American women have seen combat, fought in wars, and died on battlefields. But for the first time, two of them have completed the U.S. Army’s Ranger School, the service’s most grueling course for combat leaders. On Friday, they will don the Ranger “tab,” a shoulder patch borne only by those who endure and excel in two months of lessons and tests in woodlands, mountains, and swamps.
Graduating from the School earns a soldier the right to wear the tab — but does not guarantee assignment to the 75th Ranger Regiment, the unit of active-duty Rangers dispatched on the most dangerous and specialized of missions. Those Rangers work with other special operators like the Army’s Night Stalkers, the secretive helicopter wing that ferries troops in and out of danger zones, usually under cover of darkness.
What comes next for the two women – and the ones who will follow if Army officials keep the School’s doors open to women, as expected – is a policy decision awaiting Defense Secretary Ash Carter by year’s end. Army leaders, like the rest of the military, are in a testing period. Every military job has been ordered opened to female servicemembers, although the service chiefs may request exemptions for jobs they deem too difficult or inappropriate for women. Such requests are expected for elite combat specialties, including Army Rangers, Navy SEALs, and other special operations fields.
For the Army, that decision will be made by the new chief of staff, Gen. Mark Milley, who was sworn in on Friday. Milley, along with the Army secretary, must recommend by Dec. 31 which jobs to keep blocked from female soldiers. Incumbent Secretary John McHugh is expected to retire soon, possibly leaving the final say to his replacement. Either way, Milley and the secretary will have plenty of information — including the results of this Ranger School.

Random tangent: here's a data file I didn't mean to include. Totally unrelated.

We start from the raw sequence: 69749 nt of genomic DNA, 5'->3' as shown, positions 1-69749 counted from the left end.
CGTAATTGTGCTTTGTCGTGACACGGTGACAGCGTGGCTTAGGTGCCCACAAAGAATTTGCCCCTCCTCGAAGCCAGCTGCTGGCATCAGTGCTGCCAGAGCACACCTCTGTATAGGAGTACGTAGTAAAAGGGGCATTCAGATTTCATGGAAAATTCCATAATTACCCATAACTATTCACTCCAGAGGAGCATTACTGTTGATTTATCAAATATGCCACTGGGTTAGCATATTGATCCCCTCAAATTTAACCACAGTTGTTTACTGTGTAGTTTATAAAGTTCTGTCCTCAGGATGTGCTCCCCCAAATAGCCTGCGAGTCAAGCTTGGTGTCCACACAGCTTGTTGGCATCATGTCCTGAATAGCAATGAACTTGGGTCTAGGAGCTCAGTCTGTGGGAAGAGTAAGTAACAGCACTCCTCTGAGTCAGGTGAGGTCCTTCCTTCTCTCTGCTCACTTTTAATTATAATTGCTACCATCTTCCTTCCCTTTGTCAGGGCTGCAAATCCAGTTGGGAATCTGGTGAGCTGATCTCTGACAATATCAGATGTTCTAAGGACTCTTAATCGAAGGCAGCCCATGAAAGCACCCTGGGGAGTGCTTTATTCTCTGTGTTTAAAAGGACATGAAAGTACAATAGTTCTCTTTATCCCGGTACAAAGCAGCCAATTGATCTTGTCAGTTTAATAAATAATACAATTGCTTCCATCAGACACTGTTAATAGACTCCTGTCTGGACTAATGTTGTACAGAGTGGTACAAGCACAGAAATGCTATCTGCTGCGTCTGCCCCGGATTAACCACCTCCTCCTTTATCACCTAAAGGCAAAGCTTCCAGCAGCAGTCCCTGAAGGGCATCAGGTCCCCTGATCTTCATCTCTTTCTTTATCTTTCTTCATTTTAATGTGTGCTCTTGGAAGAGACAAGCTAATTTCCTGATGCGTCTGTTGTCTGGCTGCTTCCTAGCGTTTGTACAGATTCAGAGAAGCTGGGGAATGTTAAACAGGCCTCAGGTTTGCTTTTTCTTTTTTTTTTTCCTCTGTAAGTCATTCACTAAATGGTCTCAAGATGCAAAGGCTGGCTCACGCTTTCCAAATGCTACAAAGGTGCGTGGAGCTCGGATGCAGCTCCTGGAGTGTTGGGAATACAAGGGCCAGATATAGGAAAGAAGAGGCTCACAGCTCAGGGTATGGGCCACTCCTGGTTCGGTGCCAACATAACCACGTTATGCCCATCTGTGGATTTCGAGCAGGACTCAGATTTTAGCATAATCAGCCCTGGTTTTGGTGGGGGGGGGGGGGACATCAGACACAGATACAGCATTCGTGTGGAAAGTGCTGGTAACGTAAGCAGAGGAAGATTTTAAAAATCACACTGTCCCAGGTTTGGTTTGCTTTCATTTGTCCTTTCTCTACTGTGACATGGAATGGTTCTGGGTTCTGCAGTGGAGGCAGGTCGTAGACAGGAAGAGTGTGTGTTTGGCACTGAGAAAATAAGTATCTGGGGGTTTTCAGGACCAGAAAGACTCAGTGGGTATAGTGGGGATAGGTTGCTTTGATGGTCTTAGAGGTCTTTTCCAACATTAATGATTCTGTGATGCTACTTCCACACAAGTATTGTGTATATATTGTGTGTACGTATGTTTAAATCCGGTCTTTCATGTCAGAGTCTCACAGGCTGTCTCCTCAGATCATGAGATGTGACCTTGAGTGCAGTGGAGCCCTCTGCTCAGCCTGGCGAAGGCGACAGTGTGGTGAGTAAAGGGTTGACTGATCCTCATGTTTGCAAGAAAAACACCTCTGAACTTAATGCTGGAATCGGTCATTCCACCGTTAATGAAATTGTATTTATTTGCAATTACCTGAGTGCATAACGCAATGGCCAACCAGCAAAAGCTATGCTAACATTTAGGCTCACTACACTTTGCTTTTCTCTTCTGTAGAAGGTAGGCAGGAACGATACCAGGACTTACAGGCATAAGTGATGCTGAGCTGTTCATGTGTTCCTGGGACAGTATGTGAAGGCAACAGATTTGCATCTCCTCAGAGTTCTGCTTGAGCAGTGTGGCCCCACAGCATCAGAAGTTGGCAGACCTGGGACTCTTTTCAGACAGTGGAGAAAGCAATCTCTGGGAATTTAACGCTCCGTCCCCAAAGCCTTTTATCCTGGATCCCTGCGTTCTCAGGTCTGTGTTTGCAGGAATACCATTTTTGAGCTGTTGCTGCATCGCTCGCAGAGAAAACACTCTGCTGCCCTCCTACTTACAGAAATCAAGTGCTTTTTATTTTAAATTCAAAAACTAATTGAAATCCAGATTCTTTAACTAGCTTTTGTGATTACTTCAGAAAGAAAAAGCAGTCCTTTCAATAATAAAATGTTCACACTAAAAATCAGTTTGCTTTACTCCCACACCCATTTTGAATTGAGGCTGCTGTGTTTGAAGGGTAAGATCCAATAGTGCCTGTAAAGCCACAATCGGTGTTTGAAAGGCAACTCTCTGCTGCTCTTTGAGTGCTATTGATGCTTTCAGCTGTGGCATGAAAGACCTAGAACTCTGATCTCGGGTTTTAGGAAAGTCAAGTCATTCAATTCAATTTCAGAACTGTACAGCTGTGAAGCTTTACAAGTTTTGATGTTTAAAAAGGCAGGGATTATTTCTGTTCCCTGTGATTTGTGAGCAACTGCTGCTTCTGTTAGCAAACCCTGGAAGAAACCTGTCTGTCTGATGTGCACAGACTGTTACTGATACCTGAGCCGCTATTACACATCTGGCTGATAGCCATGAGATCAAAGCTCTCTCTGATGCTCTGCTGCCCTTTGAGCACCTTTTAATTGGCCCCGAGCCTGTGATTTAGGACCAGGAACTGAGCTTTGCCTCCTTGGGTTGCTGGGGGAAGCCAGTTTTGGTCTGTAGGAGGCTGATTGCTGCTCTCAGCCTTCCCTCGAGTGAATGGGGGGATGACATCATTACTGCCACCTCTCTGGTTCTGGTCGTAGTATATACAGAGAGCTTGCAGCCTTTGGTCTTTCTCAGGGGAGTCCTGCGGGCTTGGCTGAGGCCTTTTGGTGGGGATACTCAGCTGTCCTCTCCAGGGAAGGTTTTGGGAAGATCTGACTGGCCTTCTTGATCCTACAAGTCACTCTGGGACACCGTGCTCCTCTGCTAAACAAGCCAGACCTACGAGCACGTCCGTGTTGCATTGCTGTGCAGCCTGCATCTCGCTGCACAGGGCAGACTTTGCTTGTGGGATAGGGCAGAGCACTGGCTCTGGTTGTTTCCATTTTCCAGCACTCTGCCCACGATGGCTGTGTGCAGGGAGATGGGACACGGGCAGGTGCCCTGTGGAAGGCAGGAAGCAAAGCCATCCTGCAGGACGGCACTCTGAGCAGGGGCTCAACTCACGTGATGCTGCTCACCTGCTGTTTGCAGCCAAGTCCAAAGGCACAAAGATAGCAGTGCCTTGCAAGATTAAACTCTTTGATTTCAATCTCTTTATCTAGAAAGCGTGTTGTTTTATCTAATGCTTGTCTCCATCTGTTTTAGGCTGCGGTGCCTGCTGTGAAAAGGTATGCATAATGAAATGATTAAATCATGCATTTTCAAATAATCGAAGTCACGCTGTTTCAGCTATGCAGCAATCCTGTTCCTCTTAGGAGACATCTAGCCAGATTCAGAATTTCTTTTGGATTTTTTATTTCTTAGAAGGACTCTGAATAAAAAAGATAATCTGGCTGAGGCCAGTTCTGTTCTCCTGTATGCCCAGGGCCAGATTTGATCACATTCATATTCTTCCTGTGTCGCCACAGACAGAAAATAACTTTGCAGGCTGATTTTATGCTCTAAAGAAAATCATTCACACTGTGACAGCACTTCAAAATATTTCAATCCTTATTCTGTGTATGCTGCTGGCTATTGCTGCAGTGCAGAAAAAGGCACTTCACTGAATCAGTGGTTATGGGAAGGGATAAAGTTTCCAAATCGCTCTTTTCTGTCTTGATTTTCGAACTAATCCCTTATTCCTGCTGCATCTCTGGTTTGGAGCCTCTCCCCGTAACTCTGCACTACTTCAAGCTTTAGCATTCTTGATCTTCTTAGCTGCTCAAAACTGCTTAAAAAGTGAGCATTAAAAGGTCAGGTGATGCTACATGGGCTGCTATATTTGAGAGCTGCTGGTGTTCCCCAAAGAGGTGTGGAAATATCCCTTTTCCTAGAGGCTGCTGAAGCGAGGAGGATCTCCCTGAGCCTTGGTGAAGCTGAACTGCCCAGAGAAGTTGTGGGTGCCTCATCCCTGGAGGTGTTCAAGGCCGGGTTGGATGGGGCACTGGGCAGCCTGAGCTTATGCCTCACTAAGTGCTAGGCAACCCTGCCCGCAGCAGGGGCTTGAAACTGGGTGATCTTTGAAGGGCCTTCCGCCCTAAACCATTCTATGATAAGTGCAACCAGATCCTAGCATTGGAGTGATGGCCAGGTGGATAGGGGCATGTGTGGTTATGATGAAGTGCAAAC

Most Army jobs are expected to open for women. Ray Odierno, who stepped down as Army chief on Friday, said last month that all tank operator jobs would open, except for one specialty awaiting further evaluation in other fields. It was a notable revelation because tank jobs were the example used in recent years by skeptical Army leaders — including Joint Chiefs Chairman Gen. Martin Dempsey, a tank operator himself — citing the physical strength needed to load and clear heavy shells.
“We‘ve not made any final decisions on infantry or armor yet, but I think those are coming very shortly,” said Odierno at his final Pentagon press briefing, last week.
“Congratulations to all of our new Rangers,” said McHugh, in a statement Monday night. “This course has proven that every soldier, regardless of gender, can achieve his or her full potential.” Graduation is set for Friday at Fort Benning, Ga.
Ranger School is a two-month, three-phase endurance test in woodlands, mountains and swamps. Army officials said roughly one-third of soldiers “recycle” through one or more phases—a second try, of sorts. In April, 381 men and, for the first time, 19 women entered the course.
Their success comes years after women began serving with distinction in combat in the Iraq and Afghanistan wars. The Army’s efforts to bypass rules banning women in combat were documented by Defense One contributor Gayle Tzemach Lemmon in her book, Ashley’s War, about women who fought and served in Afghanistan, which has garnered national attention.